8 Animal Facts That Will Blow Your Kids' Minds


Your child has a wild imagination and a voracious appetite for odd trivia, and shares these gifts generously. Take a turn at dumbfounding your child with these eight bizarre facts from a rich natural source of astonishing factoids: the animal kingdom.

Hunting for Fresh Trivia

You want to encourage your child's sense of curiosity and wonder. But do you ever have days when you feel like you're being hounded by a budding scientist who swallowed The Guinness Book of World Records? Wouldn't it be great to preemptively strike out with some stupefying facts of your own?

Here are just a few incredible animal facts you can spout off to flaunt your impressive knowledge.

Fact #1: You Could Fit a Shark in Your Hand

Rumor has it that a dwarf lanternshark is in negotiations with the producers of Shark Week to star in an upcoming special called Bathtub: The Lair of the Mini-Shark. At less than eight inches long—just a little longer than the average human hand—this relative unknown is sure to make a big splash.

A dwarf lanternshark could fit in your hand.

Fact #2: A Giraffe's Legs are Strong Enough to Support Two Grand Pianos

A giraffe has spindly legs that look like they could easily fit into a four-legged pair of skinny jeans, yet they're capable of supporting almost one-and-a-half tons of weight. Nonetheless, they probably won't volunteer to move your piano or classic roadster…they're too busy carrying around their graceful, six-hundred-pound necks.

Giraffes can carry the weight of two grand pianos on their skinny legs.

Fact #3: 98% of All Animal Species are Spineless

Almost a million different kinds of animals fit into a category called ''invertebrates,'' since they lack a backbone. But just because they're spineless doesn't mean they're cowardly.

Fact #4: Hummingbirds Can Fly Upside Down and Backwards—and Cruise at Highway Speed

Because of the way their wings are attached to their bodies, hummingbirds can fly both forwards and backwards, and even upside down.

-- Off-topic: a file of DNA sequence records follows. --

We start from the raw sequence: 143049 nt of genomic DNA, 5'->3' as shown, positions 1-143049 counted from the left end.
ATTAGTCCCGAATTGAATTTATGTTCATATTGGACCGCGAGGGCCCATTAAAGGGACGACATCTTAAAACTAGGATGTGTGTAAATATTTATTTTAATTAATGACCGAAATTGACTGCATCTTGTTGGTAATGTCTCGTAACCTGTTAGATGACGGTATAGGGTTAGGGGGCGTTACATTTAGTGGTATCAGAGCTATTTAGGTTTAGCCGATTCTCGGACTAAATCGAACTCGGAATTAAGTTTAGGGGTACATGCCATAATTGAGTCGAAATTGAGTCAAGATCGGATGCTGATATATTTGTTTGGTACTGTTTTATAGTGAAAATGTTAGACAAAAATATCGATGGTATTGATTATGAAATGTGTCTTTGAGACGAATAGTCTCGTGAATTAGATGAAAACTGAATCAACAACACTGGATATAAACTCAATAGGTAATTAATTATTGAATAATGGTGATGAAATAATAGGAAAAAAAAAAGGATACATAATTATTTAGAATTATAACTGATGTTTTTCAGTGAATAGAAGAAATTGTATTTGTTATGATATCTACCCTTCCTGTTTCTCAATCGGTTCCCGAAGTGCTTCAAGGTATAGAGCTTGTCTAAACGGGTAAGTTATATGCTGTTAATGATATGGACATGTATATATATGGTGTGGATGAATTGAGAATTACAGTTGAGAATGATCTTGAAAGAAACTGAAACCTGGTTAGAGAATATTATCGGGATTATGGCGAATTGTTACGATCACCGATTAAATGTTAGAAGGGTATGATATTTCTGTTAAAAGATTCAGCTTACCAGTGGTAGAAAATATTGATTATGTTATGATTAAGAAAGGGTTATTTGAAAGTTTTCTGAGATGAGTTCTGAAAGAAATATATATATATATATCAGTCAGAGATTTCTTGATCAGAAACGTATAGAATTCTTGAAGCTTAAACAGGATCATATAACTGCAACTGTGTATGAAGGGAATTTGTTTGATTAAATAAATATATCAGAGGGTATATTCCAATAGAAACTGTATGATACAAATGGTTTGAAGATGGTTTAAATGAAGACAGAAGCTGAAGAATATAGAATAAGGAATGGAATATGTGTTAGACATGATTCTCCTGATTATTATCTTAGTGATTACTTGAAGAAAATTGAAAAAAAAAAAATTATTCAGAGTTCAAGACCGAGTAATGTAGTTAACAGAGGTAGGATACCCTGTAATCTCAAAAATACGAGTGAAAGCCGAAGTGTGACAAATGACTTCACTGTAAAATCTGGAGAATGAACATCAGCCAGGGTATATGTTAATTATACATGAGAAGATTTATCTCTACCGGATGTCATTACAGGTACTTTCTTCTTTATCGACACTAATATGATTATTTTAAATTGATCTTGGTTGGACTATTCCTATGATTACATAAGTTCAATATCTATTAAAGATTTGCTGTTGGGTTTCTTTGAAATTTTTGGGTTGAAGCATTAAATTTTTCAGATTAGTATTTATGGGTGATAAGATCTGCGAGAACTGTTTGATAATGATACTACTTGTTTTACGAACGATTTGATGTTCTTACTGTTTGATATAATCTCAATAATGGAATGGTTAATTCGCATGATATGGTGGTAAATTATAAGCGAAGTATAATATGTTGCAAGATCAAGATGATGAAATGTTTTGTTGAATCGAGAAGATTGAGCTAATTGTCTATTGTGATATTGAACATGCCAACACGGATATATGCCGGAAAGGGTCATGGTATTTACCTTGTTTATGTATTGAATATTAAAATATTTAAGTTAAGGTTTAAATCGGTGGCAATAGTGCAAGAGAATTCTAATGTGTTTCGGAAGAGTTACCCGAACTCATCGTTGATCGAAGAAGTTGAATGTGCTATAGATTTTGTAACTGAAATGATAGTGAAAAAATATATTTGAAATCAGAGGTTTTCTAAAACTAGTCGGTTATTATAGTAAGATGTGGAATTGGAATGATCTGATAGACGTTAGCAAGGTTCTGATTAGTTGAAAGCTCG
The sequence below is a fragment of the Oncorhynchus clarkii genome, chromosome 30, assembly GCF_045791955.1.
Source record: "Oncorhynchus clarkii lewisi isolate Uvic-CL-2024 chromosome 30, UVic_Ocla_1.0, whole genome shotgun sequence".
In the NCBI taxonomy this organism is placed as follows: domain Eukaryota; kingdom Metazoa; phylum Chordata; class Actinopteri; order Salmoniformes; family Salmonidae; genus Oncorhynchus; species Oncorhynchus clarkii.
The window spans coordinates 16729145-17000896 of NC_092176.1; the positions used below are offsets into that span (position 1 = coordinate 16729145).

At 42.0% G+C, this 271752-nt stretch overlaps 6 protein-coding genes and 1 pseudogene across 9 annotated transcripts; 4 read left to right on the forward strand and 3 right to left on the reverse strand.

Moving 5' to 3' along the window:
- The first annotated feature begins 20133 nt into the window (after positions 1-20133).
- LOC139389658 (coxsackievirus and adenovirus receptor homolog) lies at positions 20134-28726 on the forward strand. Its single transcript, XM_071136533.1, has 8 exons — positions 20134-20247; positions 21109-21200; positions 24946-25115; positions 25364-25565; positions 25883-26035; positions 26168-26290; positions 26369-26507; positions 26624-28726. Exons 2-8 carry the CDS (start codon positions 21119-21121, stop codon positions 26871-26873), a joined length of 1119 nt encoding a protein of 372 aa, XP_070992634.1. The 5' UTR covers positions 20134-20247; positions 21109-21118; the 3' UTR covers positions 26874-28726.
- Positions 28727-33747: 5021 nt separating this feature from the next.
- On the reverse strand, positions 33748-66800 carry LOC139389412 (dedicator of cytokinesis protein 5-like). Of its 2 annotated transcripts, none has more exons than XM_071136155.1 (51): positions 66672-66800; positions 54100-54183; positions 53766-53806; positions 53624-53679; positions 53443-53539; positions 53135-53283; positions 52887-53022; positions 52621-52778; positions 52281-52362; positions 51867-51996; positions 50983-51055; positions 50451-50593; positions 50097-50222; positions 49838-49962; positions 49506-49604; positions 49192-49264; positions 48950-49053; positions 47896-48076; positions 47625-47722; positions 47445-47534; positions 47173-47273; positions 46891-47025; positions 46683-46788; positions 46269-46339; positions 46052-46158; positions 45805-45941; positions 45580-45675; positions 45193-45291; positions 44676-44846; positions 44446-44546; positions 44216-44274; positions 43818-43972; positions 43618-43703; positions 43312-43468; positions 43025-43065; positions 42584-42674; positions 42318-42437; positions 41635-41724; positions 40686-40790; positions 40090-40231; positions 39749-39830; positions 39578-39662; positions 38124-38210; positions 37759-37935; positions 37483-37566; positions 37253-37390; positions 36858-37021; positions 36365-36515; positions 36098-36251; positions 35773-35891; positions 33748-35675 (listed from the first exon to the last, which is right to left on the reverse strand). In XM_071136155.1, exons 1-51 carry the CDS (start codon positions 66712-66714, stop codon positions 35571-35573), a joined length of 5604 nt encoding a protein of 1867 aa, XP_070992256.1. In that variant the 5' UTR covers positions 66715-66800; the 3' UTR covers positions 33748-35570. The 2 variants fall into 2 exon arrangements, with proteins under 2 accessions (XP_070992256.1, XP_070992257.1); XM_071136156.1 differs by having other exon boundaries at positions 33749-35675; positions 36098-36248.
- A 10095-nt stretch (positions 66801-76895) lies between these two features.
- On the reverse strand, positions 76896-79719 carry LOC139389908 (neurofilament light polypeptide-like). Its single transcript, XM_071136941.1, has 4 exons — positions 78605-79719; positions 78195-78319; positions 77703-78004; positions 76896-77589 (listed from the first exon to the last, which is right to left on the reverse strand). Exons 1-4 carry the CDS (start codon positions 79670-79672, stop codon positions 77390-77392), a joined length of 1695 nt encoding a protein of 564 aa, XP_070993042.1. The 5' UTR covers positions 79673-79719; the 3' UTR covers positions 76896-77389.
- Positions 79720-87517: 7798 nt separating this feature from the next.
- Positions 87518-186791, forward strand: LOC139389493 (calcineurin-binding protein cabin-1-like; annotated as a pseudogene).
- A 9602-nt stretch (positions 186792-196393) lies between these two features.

Hummingbirds can fly both backwards and upside down.

Their powerful pectoral muscles pump their wings up to 200 times every second, a speed not even visible to the human eye. And when male hummingbirds are out cruising for chicks, those feathers really fly…at about 60 miles per hour.

Fact #5: A Tarantula's Bite is Not as Bad as a Bee Sting

These overgrown, hairy spiders may be an arachnophobic's worst nightmare. But a bite from a tarantula's fangs is not nearly as painful as a bumblebee sting.

No wonder Muhammad Ali wanted to ''sting like a bee'' and not bite like a tarantula!

A bee

Fact #6: Electric Eels Have Their Own Batteries

The animal kingdom has a real battery-powered animal, and it isn't a pink rabbit pounding on a toy drum—it's the electric eel. An electric eel's ''power plant'' uses internal cells called ''electrocytes,'' that can store up a stunning amount of power, allowing the eel to dish out shocks of up to 600 volts.

Electric eels store a stunning amount of power in their electrocytes.

Fact #7: Cats' Purrs Can Rebuild Bone

Cats have it all figured out: They can sleep through half the day, get catered meals and maid service, and maintain healthy bones without pumping iron.

Scientists have found that the frequency of a cat's purr, around 26 Hertz, can actually help their bones to regenerate.

Fact #8: Tuataras Predated Dinosaurs

Is your child a walking encyclopedia of dinosaur facts? Your own knowledge of dinosaurs may owe more to The Flintstones than Jurassic Park, but imagine telling your child that you know about a kind of reptile that lived on the earth before dinosaurs came, millions of years ago.

Tuataras predate dinosaurs.

Weighing in at three pounds max, the tuatara almost looks like a mini-dragon, or a cross between a dragon and a dinosaur. You can still see live tuataras today, but you'll need to visit the land of kiwis and Bilbo Baggins: New Zealand.

A Treasure-Trove of Scientific Wonder

Wild about these animal kingdom facts? To explore more fascinating scientific wonders with your child, check out Study.com's Science for Kids. Our growing library of over 900 lessons will take you on a journey of exploration through the animal kingdom, and beyond.

By Michelle Baumgartner
November 2018
k-12 parent tips

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